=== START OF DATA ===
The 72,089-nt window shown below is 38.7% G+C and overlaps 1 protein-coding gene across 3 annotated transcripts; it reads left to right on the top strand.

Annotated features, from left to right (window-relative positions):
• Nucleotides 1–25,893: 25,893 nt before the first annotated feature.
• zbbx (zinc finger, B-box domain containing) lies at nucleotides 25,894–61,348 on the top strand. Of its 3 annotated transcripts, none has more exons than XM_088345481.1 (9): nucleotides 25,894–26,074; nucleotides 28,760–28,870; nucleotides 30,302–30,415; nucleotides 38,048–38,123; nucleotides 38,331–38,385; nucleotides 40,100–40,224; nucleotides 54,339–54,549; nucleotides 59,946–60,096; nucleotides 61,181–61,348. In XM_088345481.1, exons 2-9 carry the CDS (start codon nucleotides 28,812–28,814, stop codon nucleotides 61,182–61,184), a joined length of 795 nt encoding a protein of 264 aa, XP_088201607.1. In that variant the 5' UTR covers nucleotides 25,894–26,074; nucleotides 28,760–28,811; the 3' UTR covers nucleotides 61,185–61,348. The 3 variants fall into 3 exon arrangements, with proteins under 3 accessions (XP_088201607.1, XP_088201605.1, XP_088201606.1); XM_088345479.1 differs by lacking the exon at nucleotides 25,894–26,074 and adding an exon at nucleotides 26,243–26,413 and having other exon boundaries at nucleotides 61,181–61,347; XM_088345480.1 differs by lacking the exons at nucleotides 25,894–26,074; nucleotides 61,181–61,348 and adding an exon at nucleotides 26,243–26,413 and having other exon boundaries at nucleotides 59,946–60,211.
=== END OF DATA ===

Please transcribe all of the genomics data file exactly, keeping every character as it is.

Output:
The 72,089-nt window shown below is 38.7% G+C and overlaps 1 protein-coding gene across 3 annotated transcripts; it reads left to right on the top strand.

Annotated features, from left to right (window-relative positions):
• Nucleotides 1–25,893: 25,893 nt before the first annotated feature.
• zbbx (zinc finger, B-box domain containing) lies at nucleotides 25,894–61,348 on the top strand. Of its 3 annotated transcripts, none has more exons than XM_088345481.1 (9): nucleotides 25,894–26,074; nucleotides 28,760–28,870; nucleotides 30,302–30,415; nucleotides 38,048–38,123; nucleotides 38,331–38,385; nucleotides 40,100–40,224; nucleotides 54,339–54,549; nucleotides 59,946–60,096; nucleotides 61,181–61,348. In XM_088345481.1, exons 2-9 carry the CDS (start codon nucleotides 28,812–28,814, stop codon nucleotides 61,182–61,184), a joined length of 795 nt encoding a protein of 264 aa, XP_088201607.1. In that variant the 5' UTR covers nucleotides 25,894–26,074; nucleotides 28,760–28,811; the 3' UTR covers nucleotides 61,185–61,348. The 3 variants fall into 3 exon arrangements, with proteins under 3 accessions (XP_088201607.1, XP_088201605.1, XP_088201606.1); XM_088345479.1 differs by lacking the exon at nucleotides 25,894–26,074 and adding an exon at nucleotides 26,243–26,413 and having other exon boundaries at nucleotides 61,181–61,347; XM_088345480.1 differs by lacking the exons at nucleotides 25,894–26,074; nucleotides 61,181–61,348 and adding an exon at nucleotides 26,243–26,413 and having other exon boundaries at nucleotides 59,946–60,211.